Doctor Turnbull had estimated that Kyle’s mother had six months to live; that was three months ago.
He felt guilty for playing a game as she suffered back at their small excuse for a house. She had insisted and knew that it was important to her that he spend time outside of the mechanized hell where he spent sixty hours a week earning his meager pay that kept food on the table and paid the rent. She had lost so much weight and was only able to tolerate a weak broth now, so he didn’t believe it would be that long.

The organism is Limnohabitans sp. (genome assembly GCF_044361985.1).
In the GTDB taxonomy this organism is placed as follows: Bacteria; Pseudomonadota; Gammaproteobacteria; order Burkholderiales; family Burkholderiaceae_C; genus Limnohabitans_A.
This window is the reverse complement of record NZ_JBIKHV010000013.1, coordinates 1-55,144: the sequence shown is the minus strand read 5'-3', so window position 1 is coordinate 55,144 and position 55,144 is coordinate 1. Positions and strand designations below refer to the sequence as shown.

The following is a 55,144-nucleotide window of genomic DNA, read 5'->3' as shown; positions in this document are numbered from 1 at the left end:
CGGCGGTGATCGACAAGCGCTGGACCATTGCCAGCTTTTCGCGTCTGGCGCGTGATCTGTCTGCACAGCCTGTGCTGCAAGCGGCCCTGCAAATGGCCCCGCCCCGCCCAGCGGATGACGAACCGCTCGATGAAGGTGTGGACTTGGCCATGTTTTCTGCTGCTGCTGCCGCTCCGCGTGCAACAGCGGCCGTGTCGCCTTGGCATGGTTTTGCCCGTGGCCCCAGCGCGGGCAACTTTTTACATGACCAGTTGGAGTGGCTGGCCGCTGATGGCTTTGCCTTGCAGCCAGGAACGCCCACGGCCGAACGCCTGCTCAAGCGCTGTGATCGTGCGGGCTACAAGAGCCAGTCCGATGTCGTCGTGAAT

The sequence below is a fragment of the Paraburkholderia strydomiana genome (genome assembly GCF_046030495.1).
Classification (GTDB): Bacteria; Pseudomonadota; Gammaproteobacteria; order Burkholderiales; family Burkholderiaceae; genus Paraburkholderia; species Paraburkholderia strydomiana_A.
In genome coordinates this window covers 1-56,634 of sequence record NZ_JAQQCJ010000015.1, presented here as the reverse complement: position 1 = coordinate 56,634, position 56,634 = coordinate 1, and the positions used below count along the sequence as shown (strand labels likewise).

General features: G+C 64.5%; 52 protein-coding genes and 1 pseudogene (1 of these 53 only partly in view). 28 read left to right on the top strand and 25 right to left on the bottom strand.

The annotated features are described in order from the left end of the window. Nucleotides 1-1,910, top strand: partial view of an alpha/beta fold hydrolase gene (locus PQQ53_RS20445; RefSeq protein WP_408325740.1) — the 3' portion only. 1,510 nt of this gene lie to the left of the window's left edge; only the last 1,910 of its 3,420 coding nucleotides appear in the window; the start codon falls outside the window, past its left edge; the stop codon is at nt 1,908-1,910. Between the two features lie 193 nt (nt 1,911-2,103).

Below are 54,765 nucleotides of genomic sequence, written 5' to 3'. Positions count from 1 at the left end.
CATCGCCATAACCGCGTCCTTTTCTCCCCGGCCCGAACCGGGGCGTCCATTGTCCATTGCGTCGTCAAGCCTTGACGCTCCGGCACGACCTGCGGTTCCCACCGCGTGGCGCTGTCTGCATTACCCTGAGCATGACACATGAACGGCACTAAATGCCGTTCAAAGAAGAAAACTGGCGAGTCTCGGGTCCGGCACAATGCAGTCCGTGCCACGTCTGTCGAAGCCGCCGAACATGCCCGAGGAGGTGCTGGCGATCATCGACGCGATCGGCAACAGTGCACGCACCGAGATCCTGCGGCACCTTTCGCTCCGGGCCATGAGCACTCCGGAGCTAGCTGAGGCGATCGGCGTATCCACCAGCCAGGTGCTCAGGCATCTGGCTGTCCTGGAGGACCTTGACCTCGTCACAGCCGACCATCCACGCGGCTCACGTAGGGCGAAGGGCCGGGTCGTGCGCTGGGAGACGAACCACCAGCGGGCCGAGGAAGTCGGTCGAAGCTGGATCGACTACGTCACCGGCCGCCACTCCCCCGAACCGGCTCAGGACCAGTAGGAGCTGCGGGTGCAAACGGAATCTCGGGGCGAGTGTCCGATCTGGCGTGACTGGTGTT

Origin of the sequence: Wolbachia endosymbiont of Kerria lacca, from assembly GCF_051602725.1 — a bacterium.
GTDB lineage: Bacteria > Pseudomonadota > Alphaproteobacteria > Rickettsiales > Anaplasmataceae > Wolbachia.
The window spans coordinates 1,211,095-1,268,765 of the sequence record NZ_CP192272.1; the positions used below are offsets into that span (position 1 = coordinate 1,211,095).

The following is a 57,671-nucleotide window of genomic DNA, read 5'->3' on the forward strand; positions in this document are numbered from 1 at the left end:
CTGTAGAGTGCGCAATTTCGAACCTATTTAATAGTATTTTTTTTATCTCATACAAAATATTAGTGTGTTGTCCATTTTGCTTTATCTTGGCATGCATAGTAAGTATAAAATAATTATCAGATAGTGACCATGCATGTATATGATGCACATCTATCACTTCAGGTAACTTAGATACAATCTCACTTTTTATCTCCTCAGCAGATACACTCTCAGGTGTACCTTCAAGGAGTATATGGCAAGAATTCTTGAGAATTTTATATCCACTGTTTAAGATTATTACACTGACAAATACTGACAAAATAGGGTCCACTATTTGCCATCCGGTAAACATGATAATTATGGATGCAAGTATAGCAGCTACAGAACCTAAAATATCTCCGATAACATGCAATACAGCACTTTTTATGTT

His mother had been the center of his life for as long as he remembered, and when she left him, he’d have no family at all. The bastard that had called himself his father had deserted them ten years ago when he was six, and Kyle blamed him for his mother’s illness. He had no one else to accuse. He’d been her nurse and minister over the past week as she was unable to leave her sickbed without assistance, and he knew that caring for her had added discomfort to her pain.
Even as he played, he kept thinking of his future after she succumbed to the cancer but saw nothing but years of toil on the oven of the ironworks floor and an empty life with no possibilities.